While leniency can be afforded to the Government for the continued delay due to the negative implications brought on by the novel coronavirus pandemic, the issues of climate change and the subsequent need for climate justice remain present and cannot be ignored.

aquaculture
Fisheries in Jamaica at risk due to climate change. Photo credit: Gladstone Taylor

In a newspaper column titled ‘Living sustainably in harmony with nature — the call for Jamaica‘, which was written by Jamaica’s Opposition spokeswoman on land, environment and climate change Senator Sophia Frazer Binns, the necessity of the ratification of the Escazú Agreement was simplified for those who need a better understanding of its goals.

“The people must be engaged through a national public education campaign on the importance and urgency of protecting the environment. In this regard, Jamaica should ratify the Escazú Agreement to improve how the country deals with environmental issues,” Senator Frazer Binns wrote.

Among the improvements listed by the senator are “increasing the public’s access to more environmental information so that they have a better understanding of decisions and impacts to their environment and health, and requiring the Government to proactively disseminate important environmental information, such as the sources of pollution and where they are released into the air, water, or land.”

 

According to the Caribbean Coastal Area Management Foundation, the ratification of this treaty is a “step forward” for Jamaica.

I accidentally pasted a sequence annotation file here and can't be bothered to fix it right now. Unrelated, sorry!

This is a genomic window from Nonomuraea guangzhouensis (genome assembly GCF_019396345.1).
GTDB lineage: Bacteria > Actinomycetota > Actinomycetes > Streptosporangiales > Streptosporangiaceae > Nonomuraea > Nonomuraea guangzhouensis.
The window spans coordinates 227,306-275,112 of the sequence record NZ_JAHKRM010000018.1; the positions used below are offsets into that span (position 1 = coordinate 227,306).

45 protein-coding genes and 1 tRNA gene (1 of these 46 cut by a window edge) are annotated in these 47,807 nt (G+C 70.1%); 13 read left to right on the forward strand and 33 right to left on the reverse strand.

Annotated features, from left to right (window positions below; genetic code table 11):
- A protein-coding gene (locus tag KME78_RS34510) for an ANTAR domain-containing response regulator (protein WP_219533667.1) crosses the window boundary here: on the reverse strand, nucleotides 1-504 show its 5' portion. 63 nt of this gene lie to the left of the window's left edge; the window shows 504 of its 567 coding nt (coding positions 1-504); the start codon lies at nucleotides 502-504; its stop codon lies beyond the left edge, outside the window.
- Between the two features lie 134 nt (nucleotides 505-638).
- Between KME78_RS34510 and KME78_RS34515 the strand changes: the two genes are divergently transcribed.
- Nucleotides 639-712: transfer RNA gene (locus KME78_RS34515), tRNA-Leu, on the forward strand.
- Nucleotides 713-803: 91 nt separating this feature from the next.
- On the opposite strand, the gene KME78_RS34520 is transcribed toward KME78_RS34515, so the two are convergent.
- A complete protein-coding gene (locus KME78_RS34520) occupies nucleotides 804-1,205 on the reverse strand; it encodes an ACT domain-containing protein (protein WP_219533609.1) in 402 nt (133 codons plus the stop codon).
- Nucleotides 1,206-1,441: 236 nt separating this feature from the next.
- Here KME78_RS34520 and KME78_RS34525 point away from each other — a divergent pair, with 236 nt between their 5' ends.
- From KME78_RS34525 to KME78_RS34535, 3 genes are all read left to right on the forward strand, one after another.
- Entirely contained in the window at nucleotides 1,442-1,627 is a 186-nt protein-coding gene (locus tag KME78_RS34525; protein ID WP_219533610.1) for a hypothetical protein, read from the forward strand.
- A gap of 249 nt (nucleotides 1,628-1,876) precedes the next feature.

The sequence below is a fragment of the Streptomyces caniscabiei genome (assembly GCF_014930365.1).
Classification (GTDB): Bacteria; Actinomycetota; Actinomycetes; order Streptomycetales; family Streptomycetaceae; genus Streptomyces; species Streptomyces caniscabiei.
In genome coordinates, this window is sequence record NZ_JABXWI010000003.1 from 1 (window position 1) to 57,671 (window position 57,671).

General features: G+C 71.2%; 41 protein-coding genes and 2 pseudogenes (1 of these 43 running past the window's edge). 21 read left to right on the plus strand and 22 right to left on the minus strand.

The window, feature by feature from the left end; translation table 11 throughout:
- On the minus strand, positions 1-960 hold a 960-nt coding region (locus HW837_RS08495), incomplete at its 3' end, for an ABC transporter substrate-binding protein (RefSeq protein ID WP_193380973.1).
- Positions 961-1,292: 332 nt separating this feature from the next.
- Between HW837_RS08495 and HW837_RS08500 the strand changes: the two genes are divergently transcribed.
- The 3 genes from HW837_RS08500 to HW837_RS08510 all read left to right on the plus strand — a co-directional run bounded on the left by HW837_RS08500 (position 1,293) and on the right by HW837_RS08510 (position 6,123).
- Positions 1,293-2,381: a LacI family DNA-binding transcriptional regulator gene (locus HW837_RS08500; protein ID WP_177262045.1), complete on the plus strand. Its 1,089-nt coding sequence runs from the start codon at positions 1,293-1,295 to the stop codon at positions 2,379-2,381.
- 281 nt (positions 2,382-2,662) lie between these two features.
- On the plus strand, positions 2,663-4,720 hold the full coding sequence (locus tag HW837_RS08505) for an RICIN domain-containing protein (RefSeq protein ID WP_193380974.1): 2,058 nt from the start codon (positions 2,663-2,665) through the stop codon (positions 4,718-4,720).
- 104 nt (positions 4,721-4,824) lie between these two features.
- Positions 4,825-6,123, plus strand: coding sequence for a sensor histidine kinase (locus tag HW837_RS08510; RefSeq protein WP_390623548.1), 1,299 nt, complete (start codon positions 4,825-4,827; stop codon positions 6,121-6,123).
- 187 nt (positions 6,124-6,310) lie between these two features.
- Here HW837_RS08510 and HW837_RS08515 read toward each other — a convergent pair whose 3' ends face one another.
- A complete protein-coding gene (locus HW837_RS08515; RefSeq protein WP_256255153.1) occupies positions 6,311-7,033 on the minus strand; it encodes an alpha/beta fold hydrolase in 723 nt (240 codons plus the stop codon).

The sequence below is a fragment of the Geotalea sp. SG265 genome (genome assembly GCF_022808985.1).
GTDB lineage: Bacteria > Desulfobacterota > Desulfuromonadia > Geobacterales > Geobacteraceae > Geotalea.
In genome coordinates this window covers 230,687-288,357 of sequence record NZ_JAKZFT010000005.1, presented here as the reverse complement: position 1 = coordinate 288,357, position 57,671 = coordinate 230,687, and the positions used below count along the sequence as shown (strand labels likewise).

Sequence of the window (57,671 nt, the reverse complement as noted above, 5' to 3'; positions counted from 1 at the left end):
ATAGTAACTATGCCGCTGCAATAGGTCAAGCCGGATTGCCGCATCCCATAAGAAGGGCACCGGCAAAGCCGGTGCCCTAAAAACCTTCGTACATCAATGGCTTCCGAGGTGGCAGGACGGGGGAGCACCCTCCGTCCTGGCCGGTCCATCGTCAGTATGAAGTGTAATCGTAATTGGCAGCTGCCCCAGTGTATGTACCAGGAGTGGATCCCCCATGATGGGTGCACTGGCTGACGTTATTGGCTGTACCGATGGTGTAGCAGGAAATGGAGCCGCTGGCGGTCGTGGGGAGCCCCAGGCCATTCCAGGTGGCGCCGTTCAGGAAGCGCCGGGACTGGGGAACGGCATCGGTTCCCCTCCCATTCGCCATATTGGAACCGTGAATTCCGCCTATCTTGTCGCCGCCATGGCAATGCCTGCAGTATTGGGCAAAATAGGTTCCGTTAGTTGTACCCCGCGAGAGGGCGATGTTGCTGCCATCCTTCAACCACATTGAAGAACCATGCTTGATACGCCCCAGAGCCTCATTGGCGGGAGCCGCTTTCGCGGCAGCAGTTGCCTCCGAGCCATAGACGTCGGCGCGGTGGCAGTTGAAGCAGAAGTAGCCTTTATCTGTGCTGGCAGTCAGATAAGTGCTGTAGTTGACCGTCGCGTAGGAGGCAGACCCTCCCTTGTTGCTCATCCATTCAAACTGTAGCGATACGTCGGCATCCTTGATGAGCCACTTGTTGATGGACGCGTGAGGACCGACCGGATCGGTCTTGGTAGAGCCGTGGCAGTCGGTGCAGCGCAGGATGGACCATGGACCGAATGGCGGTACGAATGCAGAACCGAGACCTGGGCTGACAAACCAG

“When the Jamaican Government ratifies the Escazú Agreement, [it] will be a key step forward for environmental protection in our country. Having this agreement in force in Jamaica will help us to combat key issues, such as climate change, which has a direct impact on the lives and livelihoods of many Jamaicans, especially those of us who are directly dependent on the environment for their livelihood,” the foundation said. So if ratifying this treaty will greatly benefit the country and its people, what is the delay?

 


 

This story was originally published by the Jamaica Observer, with the support of the Caribbean Climate Justice Journalism Fellowship, which is a joint venture of Climate Tracker and Open Society Foundations.

Share:

Facebook
Twitter
Pinterest
LinkedIn
Rochelle Clayton

Rochelle Clayton

Rochelle is a young Jamaican journalist who is passionate about impacting lives and making valuable changes in her community.

She has covered a range of beats in her two-year career at the Jamaica Observer and is looking forward to cementing her feet in the field of journalism.

In addition to covering news stories, Rochelle is a writer for the Jamaica Observer’s travel publication LetsTravelCaribbean.com.

She has recently decided to lend her service to the Montego Bay Rotaract Club where she will be participating in volunteerism.

See more stories

Follow us on social media

Recent stories

Stay up to date on the latest climate news and opportunities in the Caribbean!

Subscribe to our newsletter

Caribbean Climate
Justice Brief

Categories and tags